Is God omnibenevolent? What does it mean to be omnibenevolent?
Omnibenevolent (derived from the Latin) means all-good. When used to describe God, it means that God is all-good or perfectly good. Goodness is an attribute of God, and not an action only. He does good because He is good (Psalm 100:5). He, and only He, is good in His very being. He is the source or fountain from which all goodness flows (James 1:17). Whereas mankind may be said to do good deeds (at least externally and never perfectly), only God Himself is truly good in His essence (Mark 10:18).
God is perfectly good in that all of His attributes are perfect and in agreement with one another (Matthew 5:48). He is not sometimes loving and sometimes just. He is infinitely, eternally, and perfectly loving and just. If even one of God's attributes were less than perfect, then we could imagine a greater being and therefore God would no longer be God. Philosophically speaking, God must be a being than which none greater can be imagined. Scripturally speaking, God is even greater than we can fully comprehend (Romans 11:33–36).
God's omnibenevolence raises difficult questions surrounding the origin of evil, or what theologians refer to as the "mystery of iniquity." If God is all-good, all-knowing, and all-powerful, then how did evil enter the world? Some argue that evil is not a thing so much as a deprivation of goodness. Others argue that in order for God to create creatures with a free will, the possibility of disobedience (evil) was a necessity. No matter how or why God has allowed evil to come into existence, we know two things for certain. First, God will ultimately overcome all evil (Revelation 20:11–15). Second, the existence of evil allows for the full demonstration of God's perfect mercy and justice (Romans 9:22–23). The former in His forgiveness of sin, and the latter in His punishment of sin. God's goodness is magnified in His triumph over evil (John 16:33; 1 Corinthians 15:55–57; Romans 8:37; Revelation 3:21).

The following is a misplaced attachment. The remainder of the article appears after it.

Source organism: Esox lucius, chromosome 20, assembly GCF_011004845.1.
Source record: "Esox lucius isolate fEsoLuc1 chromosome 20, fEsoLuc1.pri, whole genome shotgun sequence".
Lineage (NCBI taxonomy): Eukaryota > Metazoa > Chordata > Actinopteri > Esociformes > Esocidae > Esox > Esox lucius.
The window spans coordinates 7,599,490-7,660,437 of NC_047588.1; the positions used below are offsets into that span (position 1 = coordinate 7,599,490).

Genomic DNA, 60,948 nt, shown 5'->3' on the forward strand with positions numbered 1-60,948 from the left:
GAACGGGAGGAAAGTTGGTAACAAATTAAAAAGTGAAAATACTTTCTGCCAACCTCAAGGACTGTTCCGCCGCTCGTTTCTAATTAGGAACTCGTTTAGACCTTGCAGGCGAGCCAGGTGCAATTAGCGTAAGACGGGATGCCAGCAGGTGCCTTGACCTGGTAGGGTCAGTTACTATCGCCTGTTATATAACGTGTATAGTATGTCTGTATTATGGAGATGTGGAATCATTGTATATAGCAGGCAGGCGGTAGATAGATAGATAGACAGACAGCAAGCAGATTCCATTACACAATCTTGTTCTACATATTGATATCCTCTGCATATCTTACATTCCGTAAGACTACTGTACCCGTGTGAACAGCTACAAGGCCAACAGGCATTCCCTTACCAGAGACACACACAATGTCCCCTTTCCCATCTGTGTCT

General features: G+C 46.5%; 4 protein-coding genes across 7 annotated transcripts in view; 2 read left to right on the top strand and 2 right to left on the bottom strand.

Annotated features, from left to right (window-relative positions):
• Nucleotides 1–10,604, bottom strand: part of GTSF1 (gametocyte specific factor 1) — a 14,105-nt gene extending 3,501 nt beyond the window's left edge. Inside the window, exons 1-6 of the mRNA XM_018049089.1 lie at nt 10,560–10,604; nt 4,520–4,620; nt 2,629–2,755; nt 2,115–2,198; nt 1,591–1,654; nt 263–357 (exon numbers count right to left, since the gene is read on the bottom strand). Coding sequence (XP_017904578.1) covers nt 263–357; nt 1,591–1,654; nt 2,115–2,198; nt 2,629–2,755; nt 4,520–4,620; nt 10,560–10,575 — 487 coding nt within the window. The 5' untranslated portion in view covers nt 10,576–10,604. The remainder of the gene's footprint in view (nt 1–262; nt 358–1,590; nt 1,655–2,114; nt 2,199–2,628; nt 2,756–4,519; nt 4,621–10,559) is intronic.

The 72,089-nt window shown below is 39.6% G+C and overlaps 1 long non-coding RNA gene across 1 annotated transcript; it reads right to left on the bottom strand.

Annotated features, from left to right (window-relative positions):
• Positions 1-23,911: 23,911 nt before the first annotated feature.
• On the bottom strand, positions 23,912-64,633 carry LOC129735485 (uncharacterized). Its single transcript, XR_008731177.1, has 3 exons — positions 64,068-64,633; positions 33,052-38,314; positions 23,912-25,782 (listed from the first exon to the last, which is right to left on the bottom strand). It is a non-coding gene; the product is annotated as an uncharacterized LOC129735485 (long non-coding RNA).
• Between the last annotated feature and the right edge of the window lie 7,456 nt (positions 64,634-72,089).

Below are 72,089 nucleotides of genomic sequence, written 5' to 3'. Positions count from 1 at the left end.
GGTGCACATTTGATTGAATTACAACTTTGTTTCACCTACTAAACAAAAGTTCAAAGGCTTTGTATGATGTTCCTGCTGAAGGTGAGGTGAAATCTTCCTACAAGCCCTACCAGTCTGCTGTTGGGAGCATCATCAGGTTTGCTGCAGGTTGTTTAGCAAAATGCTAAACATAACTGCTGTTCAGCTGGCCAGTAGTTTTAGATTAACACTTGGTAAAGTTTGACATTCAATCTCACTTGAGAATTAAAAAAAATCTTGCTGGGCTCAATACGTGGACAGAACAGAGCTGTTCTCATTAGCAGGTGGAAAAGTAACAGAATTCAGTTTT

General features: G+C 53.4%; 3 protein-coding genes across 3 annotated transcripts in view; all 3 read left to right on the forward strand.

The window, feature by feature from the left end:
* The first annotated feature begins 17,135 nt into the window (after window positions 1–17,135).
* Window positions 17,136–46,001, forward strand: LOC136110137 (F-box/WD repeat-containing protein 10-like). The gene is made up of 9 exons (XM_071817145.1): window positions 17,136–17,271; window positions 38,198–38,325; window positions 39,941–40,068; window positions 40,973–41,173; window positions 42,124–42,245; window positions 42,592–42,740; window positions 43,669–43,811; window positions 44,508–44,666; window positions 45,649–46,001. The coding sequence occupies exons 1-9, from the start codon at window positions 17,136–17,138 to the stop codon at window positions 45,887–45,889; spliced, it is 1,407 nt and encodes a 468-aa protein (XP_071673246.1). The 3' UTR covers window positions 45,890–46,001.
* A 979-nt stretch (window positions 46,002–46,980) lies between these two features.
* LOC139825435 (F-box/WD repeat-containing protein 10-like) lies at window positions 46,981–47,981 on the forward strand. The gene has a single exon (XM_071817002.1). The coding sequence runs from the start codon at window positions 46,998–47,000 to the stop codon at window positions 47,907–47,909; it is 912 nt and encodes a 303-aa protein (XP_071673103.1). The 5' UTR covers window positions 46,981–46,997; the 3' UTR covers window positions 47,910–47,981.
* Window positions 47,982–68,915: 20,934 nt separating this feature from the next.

God's goodness can be seen in both His giving and forgiving. God's omnibenevolence is universal in that all living creatures benefit from His generosity and kindness (Psalm 145:9, 15, 16). God in His kindness gives the sun to shine and the rain to fall on both the just and the unjust (Matthew 5:45). God's omnibenevolence is demonstrated in His giving His only Son to die for sinners such as we (Romans 5:8). Jesus Christ lived a life of perfect obedience to the Father and laid down His life as a sacrifice so that we who believe in Him might be forgiven our sins, be reconciled to God, and live eternally (John 3:16; 4:34; 6:47; 1 John 3:16; Romans 5:10). Further, God has promised to work all things (trials, temptations, suffering, sin, evil) together for good to those who love Him and have been called by Him (Romans 8:28). The believer's election, calling, regeneration, justification, sanctification, and glorification are all the result of God's goodness (Romans 8:29–30). Ultimately, the greatest aspect of God's goodness is God's gift of Himself. Through faith in Jesus Christ, people who were once alienated from God can now call Him Father (Colossians 1:21–23; Romans 8:15; Galatians 4:6–7). He Himself is our good portion and great reward (Psalm 16:5; Luke 10:42).
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